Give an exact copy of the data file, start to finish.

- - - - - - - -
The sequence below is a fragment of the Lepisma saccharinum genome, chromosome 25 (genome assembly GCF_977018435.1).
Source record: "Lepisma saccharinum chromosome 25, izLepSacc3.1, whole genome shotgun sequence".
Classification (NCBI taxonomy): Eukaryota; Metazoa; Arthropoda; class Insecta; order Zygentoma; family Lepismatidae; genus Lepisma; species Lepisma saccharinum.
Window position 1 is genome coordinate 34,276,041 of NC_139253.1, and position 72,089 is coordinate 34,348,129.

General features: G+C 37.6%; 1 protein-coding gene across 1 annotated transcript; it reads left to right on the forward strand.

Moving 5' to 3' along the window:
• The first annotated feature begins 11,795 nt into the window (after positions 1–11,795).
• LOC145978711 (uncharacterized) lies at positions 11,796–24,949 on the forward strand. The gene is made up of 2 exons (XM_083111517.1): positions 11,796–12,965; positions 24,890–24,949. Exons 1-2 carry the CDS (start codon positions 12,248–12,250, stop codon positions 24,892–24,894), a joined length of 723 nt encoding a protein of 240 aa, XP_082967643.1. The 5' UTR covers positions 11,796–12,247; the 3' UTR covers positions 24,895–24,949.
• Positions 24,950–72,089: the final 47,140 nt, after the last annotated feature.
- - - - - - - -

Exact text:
The sequence below is a fragment of the Lepisma saccharinum genome, chromosome 25 (genome assembly GCF_977018435.1).
Source record: "Lepisma saccharinum chromosome 25, izLepSacc3.1, whole genome shotgun sequence".
Classification (NCBI taxonomy): Eukaryota; Metazoa; Arthropoda; class Insecta; order Zygentoma; family Lepismatidae; genus Lepisma; species Lepisma saccharinum.
Window position 1 is genome coordinate 34,276,041 of NC_139253.1, and position 72,089 is coordinate 34,348,129.

General features: G+C 37.6%; 1 protein-coding gene across 1 annotated transcript; it reads left to right on the forward strand.

Moving 5' to 3' along the window:
• The first annotated feature begins 11,795 nt into the window (after positions 1–11,795).
• LOC145978711 (uncharacterized) lies at positions 11,796–24,949 on the forward strand. The gene is made up of 2 exons (XM_083111517.1): positions 11,796–12,965; positions 24,890–24,949. Exons 1-2 carry the CDS (start codon positions 12,248–12,250, stop codon positions 24,892–24,894), a joined length of 723 nt encoding a protein of 240 aa, XP_082967643.1. The 5' UTR covers positions 11,796–12,247; the 3' UTR covers positions 24,895–24,949.
• Positions 24,950–72,089: the final 47,140 nt, after the last annotated feature.